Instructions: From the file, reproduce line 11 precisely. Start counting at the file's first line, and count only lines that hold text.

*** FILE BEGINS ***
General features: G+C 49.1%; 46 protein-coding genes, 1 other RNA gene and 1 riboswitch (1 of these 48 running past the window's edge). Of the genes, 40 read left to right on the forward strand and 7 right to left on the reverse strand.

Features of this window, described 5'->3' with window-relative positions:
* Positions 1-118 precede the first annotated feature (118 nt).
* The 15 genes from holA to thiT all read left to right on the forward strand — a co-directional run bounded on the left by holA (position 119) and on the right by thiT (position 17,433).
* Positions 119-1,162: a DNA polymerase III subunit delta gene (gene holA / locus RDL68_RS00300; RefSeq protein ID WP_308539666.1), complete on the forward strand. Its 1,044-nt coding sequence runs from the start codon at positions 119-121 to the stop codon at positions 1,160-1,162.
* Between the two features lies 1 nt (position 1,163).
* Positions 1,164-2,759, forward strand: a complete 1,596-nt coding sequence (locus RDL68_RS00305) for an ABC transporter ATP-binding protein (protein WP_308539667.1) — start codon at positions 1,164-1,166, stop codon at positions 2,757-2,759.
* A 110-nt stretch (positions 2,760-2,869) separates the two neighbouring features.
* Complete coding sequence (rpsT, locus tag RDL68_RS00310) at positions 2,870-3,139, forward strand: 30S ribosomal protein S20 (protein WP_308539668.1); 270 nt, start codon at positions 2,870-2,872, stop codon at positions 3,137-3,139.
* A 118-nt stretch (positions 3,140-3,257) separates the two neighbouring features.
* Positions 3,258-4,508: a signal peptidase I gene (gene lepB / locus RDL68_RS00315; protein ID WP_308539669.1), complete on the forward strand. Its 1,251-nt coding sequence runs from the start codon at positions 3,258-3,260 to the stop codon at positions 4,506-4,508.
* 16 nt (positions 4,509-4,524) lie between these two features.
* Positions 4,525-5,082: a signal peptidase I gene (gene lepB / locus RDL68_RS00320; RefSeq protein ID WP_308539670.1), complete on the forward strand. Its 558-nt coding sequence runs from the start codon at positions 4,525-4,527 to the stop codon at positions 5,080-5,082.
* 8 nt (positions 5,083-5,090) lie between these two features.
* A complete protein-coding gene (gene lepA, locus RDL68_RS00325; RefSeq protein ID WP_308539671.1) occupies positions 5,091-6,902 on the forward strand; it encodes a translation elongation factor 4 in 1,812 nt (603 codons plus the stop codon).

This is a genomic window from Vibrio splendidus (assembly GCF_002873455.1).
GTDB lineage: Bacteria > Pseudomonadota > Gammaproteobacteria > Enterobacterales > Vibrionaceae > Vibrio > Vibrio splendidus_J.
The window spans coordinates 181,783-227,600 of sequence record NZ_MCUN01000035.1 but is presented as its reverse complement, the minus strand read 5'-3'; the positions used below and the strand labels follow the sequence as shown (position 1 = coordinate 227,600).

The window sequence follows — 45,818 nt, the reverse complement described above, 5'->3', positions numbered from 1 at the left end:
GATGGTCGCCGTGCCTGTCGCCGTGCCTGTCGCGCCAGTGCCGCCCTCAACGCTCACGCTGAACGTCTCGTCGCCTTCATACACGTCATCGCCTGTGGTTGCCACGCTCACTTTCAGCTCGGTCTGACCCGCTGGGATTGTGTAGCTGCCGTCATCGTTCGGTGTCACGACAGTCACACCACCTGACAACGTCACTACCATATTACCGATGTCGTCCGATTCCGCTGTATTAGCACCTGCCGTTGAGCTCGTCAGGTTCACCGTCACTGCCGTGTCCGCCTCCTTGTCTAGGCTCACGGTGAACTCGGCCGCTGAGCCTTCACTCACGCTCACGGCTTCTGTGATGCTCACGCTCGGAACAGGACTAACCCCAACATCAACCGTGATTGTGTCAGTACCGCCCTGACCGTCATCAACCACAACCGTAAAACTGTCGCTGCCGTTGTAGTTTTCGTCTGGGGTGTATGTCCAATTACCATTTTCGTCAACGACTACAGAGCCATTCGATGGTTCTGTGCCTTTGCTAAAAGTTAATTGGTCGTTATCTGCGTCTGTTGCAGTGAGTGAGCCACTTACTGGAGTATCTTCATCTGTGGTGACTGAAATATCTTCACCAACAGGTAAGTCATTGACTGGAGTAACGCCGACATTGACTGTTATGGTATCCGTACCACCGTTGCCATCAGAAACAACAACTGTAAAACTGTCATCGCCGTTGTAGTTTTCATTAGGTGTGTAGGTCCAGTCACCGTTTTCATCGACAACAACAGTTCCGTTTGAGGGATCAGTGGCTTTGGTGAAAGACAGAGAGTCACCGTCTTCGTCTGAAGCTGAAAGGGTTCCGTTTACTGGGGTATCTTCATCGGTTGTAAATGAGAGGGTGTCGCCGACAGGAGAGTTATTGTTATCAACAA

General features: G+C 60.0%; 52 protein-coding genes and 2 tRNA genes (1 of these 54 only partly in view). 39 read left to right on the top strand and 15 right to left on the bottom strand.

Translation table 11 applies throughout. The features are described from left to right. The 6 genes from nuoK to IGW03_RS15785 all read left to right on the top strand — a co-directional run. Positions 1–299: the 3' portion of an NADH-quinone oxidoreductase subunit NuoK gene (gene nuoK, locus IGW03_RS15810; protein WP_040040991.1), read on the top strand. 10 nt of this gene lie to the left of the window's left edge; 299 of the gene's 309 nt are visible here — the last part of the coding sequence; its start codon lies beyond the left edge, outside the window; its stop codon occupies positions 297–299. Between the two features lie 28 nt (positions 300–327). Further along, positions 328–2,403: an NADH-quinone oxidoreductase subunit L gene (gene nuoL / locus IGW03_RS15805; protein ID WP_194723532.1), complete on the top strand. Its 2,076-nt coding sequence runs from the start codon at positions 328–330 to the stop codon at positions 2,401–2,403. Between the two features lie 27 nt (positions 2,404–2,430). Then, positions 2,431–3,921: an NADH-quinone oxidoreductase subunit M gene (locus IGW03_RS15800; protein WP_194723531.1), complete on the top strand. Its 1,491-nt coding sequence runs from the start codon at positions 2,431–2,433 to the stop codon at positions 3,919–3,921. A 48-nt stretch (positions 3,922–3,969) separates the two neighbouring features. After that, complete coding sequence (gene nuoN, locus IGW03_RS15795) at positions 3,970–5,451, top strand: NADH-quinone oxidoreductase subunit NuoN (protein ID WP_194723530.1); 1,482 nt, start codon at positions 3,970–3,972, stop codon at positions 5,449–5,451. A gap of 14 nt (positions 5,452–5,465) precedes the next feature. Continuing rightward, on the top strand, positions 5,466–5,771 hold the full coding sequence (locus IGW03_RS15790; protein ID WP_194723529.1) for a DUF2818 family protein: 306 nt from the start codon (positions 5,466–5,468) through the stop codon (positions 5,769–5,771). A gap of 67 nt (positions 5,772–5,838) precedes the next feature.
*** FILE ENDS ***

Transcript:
* Positions 3,258-4,508: a signal peptidase I gene (gene lepB / locus RDL68_RS00315; protein ID WP_308539669.1), complete on the forward strand. Its 1,251-nt coding sequence runs from the start codon at positions 3,258-3,260 to the stop codon at positions 4,506-4,508.